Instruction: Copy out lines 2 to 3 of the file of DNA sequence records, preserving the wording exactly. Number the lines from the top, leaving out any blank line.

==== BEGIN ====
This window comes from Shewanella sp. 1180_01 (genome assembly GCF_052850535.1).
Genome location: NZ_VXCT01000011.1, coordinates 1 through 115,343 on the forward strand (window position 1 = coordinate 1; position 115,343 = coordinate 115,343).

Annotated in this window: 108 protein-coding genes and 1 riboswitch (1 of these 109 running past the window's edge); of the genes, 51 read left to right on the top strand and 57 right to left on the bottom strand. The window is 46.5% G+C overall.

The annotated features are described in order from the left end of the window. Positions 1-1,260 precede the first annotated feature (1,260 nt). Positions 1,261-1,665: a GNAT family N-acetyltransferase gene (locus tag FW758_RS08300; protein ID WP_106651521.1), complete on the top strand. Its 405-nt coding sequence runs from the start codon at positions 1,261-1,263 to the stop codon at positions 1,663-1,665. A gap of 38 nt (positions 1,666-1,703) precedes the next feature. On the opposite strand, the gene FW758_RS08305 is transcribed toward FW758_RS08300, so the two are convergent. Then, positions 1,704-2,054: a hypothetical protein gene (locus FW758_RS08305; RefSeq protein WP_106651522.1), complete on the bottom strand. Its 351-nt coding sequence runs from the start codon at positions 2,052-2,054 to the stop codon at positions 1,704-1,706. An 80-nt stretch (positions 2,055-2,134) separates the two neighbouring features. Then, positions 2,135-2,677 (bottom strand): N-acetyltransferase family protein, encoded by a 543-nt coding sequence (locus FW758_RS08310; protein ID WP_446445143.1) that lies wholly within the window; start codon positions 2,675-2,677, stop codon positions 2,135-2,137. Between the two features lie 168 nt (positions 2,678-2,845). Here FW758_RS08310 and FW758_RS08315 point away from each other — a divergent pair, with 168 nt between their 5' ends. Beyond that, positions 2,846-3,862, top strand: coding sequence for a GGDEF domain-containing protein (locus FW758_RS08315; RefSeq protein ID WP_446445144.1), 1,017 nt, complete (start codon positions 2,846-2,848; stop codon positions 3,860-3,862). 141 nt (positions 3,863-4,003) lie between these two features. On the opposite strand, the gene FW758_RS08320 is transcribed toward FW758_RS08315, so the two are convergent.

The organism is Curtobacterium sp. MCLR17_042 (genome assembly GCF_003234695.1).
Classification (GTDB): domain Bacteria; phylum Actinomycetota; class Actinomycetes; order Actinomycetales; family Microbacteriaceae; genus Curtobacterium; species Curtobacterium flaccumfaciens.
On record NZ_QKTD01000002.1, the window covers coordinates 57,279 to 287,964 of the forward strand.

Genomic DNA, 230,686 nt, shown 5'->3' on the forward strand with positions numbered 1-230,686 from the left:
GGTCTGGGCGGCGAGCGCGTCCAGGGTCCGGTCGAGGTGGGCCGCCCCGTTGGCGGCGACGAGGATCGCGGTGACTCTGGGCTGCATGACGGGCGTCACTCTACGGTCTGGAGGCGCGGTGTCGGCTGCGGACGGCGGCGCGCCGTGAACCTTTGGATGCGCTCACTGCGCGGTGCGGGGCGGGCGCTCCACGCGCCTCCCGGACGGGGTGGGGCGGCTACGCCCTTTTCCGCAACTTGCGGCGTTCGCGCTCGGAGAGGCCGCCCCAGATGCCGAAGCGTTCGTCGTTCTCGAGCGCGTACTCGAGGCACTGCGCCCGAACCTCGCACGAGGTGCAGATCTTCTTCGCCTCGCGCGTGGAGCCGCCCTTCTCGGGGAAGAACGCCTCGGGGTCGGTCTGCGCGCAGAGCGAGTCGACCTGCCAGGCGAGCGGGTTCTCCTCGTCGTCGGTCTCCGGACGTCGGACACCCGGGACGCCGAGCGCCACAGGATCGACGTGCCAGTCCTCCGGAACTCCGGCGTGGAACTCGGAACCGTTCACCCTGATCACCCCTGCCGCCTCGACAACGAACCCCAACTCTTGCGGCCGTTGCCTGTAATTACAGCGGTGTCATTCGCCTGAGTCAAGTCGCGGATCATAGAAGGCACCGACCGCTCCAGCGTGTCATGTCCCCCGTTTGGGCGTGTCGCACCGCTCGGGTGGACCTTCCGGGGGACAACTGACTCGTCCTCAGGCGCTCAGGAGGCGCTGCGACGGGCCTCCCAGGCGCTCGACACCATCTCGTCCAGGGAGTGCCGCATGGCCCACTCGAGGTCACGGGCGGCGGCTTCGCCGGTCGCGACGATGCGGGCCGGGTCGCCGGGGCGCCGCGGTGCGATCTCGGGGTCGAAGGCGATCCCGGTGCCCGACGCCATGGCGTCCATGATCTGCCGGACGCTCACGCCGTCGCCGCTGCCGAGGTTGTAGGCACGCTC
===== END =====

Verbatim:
Genome location: NZ_VXCT01000011.1, coordinates 1 through 115,343 on the forward strand (window position 1 = coordinate 1; position 115,343 = coordinate 115,343).

Annotated in this window: 108 protein-coding genes and 1 riboswitch (1 of these 109 running past the window's edge); of the genes, 51 read left to right on the top strand and 57 right to left on the bottom strand. The window is 46.5% G+C overall.